Most of the UK rail network is much, much busier in terms of trains per track per hour than on the continent, and decades of infrastructure underprovision mean that there isnt really the scope to rewrite timetables wholesale to accommodate better connections.
 

pompeyfan

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Although the OP’s example is different, lots are living in fantasy land if you expect traincrew to know every connection for every service. Station staff usually have better things to do if they’re not involved in the dispatch than hanging around platforms trying to maintain connections.
 

lachlan

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Say you did delay that York train at Seamer.

Granted, a handful of people now make their connection. That train might arrive late into York.

What about all the people who then go on to kiss their connection onto XC for the west country. Say you delay that train as well, for the passengers of the now delayed TPE.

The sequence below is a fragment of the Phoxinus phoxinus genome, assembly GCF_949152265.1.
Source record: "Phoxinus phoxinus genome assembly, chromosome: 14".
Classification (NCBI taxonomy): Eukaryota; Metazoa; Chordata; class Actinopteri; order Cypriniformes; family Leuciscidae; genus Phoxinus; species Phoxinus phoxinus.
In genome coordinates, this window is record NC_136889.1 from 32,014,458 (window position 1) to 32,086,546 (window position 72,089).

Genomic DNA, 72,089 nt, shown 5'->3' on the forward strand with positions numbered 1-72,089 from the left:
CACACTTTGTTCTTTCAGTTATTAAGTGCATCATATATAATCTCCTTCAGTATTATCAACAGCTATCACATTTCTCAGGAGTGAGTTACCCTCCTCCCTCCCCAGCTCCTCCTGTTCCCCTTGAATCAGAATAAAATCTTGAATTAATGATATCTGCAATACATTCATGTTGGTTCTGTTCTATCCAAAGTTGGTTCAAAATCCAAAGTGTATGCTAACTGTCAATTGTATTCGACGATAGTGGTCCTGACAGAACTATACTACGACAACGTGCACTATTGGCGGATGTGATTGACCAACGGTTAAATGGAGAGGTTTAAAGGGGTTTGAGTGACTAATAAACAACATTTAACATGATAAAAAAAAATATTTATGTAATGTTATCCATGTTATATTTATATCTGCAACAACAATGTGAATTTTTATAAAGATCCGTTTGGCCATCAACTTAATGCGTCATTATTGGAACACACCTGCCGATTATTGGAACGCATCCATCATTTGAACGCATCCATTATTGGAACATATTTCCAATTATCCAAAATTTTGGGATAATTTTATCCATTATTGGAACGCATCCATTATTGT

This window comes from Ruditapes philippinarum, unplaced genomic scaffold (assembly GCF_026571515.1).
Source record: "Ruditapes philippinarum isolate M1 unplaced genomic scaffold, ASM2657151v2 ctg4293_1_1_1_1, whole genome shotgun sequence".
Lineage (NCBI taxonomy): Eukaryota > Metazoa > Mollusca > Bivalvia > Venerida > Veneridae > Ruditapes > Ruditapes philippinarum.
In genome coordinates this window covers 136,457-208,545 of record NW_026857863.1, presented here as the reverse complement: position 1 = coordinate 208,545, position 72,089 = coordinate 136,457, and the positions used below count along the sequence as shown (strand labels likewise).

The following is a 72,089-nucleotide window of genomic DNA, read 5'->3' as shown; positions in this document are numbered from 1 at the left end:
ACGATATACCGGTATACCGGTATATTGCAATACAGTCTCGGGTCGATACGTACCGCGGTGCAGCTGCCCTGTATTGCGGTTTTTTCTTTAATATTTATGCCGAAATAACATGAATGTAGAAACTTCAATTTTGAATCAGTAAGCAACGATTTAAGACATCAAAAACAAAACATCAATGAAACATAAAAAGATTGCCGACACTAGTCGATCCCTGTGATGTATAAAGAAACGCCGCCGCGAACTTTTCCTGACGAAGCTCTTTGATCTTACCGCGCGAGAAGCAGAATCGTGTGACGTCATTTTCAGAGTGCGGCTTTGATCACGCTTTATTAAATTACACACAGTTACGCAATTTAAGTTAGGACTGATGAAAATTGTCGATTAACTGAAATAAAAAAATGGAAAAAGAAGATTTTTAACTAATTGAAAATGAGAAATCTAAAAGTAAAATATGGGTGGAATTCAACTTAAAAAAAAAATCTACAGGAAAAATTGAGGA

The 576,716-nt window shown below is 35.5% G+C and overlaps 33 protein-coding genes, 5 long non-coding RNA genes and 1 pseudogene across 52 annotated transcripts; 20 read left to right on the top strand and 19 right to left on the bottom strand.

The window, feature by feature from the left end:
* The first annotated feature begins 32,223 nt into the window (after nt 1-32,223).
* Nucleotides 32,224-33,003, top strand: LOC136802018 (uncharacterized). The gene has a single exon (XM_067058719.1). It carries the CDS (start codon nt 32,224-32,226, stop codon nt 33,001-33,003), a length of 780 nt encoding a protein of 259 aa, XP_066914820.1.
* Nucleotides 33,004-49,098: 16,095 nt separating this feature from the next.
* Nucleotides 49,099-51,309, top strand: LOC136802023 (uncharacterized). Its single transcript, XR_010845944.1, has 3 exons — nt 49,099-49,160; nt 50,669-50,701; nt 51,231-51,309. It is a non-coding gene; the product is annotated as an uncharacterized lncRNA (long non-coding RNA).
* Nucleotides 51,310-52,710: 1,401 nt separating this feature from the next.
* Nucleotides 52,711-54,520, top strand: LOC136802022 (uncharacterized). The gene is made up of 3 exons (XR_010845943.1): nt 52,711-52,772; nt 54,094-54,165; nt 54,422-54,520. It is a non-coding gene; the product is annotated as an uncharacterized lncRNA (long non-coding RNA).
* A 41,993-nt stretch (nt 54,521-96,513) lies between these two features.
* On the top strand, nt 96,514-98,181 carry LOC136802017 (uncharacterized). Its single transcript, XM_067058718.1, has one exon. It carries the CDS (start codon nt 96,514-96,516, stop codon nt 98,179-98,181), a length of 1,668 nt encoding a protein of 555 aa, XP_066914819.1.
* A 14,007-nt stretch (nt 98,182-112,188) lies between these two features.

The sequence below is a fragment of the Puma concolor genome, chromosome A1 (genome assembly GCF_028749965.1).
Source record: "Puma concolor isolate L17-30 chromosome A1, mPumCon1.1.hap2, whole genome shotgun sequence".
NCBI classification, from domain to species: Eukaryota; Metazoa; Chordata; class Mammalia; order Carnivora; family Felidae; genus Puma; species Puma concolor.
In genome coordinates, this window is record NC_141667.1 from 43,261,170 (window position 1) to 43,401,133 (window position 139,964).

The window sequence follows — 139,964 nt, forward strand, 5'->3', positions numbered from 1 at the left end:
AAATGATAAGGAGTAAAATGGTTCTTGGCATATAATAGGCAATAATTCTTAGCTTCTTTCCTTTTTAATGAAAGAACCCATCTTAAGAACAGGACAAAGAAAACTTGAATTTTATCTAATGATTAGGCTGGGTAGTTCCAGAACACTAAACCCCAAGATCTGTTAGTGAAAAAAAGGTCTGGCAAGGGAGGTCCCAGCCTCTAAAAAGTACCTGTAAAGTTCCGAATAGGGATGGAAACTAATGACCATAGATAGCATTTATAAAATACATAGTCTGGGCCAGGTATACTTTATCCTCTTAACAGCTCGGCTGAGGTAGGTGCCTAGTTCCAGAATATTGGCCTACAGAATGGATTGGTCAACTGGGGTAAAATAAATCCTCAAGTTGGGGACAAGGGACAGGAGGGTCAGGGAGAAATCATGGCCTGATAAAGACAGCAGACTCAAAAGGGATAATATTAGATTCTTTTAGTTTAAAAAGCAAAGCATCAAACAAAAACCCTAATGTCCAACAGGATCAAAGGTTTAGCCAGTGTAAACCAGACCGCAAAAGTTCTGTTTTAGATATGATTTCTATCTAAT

That XC now misses its path through Leeds, or the busy NE-SW corridor at Sheffield.

How many people miss their connections later along the journey.....

It's a timetable for a reason.

You can't just delay trains for every possible connection, because you end up in a scenario where you dispatch long distance trains from London once an hour, with a destination in mind, and they get there when they get there.

OP's point about this particular connection was that it inconvenienced the OP. Admittedly regrettable, but the solution is to tweak the timetable to allow more time for such connections, not to hold trains. If and when GBR spools up in England, that would be the focus. The flip side is that there are very few stations around the country where such connection times could be tweaked easily.